No doubt we all agree that a good lawyer should not only have extensive legal knowledge and experience, but should also constantly monitor the market. In reviewing the state of the Czech legal market over the past six months, I would like to point out several issues I personally find interesting or important.
Deal Activity and Trends
The first half of 2019 has been marked by a consistent flow of transactions and investments on the Czech M&A and private equity market. Personally, I have found a slight increase in the number of deals compared to the steady (high-volume) amount in 2017 and 2018. The Czech PE/VC market so far has focused mainly on divestments and fundraising with the market witnessing a couple of major divestments, such as (finally) the successful exit in KIWI.com, a leading and rapidly growing online travel booking platform, and the strategic investment by Apax Partners, a leading global private equity advisory firm engaged mainly in the tech & telco, services, healthcare and consumer segments, which recently acquired a majority stake in ADCO Group, the operator of the DIXI and TOI TOI brands providing portable toilet and sanitation equipment rental and services worldwide. Generally, activity in the technology and start-up sectors has further room to grow, and I suspect the trend will carry on into 2020.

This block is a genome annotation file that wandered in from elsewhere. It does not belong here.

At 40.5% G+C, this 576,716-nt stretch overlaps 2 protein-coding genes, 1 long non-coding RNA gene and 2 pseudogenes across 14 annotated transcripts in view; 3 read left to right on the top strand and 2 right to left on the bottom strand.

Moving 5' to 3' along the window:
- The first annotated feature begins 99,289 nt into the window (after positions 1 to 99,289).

Corporate Case Law Developments
Five years after the new Czech Civil Code and Business Corporations Act came into force, we can already see examples of conclusively establishing practice, e.g., rules on corporate dividends pay-offs. In addition, several new issues have emerged, such as case law impacting on traditional corporate governance rules in SHA, which now requires a rethinking of the traditional approach as seen in Dutch or English law. I would say that case law is progressing towards ever greater detail.
FDI Regulation on the Horizon
The long-awaited Foreign Direct Investment Regulation should be in place in the Czech Republic no later than the second half of 2020. As in Germany, France, and Italy, foreign investors from countries outside the EU will be under supervision in the Czech Republic and the state must approve all investments in strategically important sectors. If, for example, an investor interested in a domestic company does not prove the identity of its ultimate beneficiary owner, the state may stop the entire transaction. This regulation is aimed at protecting strategic sectors, such as energy, the armaments industry, and technology firms that develop communication or IT systems for both civil and military purposes. It is estimated that in the Czech Republic the audit could cover up to 300 investments per year, but the special analytical team working under the Ministry of Industry and Trade of the Czech Republic will not examine all of them. There are expected to be several dozen cases per year. If the Ministry officials determine that a transaction is unsafe, they may not immediately propose rejection to the government, but must agree with the investor on terms that would minimize the potential risk and must subsequently monitor the execution of the agreed terms. In each case, it will be interesting to see how the FDI regulation will be put in place considering the current political environment in the Czech Republic, as well as prospective economic developments, where we can see signs of a slowdown in traditional industries. Regardless, I believe 2019 will be another successful year for M&A and PE/VC transactions.
By Vladimir Cizek, Partner, Schoenherr